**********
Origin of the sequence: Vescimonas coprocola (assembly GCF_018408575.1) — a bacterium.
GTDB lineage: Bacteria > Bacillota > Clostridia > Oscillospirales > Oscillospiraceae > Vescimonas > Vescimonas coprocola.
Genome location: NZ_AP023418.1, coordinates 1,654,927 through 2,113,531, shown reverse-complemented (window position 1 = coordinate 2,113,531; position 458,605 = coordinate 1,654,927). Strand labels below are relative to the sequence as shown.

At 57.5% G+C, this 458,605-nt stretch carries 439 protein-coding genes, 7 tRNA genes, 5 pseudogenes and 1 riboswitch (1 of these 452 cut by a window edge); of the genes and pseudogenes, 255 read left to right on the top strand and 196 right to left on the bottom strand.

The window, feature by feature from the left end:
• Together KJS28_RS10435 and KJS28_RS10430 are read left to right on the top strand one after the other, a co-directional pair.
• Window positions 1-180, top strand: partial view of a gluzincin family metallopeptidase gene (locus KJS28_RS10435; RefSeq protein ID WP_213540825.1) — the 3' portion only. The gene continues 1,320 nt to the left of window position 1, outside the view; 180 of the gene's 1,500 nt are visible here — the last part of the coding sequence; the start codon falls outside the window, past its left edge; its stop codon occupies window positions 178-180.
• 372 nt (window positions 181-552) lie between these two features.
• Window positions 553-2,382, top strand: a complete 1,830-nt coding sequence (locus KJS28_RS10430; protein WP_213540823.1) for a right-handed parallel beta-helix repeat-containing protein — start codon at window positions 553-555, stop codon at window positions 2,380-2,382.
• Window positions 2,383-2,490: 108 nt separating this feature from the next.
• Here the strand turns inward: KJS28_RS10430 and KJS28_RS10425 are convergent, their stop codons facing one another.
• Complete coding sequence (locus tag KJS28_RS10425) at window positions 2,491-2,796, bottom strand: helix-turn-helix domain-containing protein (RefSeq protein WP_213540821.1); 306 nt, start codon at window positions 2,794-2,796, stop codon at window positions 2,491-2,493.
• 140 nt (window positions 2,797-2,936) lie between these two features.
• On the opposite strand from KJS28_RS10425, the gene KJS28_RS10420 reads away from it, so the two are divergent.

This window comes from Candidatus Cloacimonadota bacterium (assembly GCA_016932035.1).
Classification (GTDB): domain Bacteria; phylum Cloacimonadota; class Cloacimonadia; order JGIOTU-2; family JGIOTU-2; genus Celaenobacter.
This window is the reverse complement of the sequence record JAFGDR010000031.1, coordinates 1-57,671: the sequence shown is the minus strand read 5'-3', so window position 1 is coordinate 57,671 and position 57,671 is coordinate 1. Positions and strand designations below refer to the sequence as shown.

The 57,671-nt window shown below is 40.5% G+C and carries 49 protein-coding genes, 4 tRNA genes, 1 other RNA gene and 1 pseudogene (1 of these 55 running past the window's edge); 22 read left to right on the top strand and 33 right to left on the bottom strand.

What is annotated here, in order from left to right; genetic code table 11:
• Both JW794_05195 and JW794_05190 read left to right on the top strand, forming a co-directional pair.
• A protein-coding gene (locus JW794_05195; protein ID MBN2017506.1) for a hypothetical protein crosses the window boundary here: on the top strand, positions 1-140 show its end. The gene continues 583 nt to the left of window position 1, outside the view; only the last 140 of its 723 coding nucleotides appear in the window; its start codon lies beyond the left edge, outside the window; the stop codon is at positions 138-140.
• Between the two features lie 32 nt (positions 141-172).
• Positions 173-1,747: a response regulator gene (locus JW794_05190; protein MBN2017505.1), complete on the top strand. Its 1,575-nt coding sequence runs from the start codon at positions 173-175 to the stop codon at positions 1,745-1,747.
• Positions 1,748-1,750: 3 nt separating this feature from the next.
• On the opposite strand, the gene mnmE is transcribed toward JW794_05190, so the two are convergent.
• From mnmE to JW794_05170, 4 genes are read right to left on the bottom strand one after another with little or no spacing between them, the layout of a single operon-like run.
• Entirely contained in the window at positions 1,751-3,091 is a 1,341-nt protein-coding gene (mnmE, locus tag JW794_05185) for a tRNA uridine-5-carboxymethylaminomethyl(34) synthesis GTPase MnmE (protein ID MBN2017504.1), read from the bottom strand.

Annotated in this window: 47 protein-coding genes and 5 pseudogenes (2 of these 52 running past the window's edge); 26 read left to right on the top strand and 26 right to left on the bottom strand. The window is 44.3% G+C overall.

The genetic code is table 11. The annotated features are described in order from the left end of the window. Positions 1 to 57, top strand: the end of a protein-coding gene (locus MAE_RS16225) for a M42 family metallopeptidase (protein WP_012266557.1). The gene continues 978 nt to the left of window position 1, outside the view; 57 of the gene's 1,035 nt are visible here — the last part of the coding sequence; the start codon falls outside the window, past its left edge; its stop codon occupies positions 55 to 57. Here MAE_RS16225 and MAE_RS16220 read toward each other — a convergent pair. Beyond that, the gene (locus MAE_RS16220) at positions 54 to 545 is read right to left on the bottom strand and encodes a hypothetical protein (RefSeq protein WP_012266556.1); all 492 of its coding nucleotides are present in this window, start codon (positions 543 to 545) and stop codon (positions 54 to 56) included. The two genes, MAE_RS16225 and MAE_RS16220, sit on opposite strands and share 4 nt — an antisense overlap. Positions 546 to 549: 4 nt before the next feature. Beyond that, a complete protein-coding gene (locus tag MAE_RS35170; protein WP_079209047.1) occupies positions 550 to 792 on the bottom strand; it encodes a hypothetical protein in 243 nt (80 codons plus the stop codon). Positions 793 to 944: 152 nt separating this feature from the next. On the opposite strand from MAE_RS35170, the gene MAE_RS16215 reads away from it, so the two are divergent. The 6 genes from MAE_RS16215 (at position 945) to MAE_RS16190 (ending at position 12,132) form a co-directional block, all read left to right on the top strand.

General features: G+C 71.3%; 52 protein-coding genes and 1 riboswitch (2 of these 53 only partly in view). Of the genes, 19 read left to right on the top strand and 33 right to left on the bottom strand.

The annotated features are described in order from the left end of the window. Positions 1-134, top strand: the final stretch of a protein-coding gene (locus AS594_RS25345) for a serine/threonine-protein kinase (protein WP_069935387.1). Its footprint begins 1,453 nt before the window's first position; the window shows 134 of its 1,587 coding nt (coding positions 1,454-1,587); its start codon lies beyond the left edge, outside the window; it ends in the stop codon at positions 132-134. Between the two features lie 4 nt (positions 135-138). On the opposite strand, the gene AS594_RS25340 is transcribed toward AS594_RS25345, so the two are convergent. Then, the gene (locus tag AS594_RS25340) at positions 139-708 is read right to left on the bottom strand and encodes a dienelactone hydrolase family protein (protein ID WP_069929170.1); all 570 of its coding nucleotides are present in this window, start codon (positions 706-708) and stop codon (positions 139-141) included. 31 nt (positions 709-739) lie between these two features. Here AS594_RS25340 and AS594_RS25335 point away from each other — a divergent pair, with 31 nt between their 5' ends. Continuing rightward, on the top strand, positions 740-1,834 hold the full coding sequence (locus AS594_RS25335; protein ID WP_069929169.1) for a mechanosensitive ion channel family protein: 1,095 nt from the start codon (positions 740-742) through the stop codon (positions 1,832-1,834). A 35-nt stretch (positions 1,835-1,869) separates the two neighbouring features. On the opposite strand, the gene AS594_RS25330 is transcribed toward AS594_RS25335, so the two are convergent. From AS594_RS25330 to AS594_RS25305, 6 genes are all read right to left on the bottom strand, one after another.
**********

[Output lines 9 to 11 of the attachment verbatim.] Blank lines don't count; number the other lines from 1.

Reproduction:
• Window positions 553-2,382, top strand: a complete 1,830-nt coding sequence (locus KJS28_RS10430; protein WP_213540823.1) for a right-handed parallel beta-helix repeat-containing protein — start codon at window positions 553-555, stop codon at window positions 2,380-2,382.
• Window positions 2,383-2,490: 108 nt separating this feature from the next.
• Here the strand turns inward: KJS28_RS10430 and KJS28_RS10425 are convergent, their stop codons facing one another.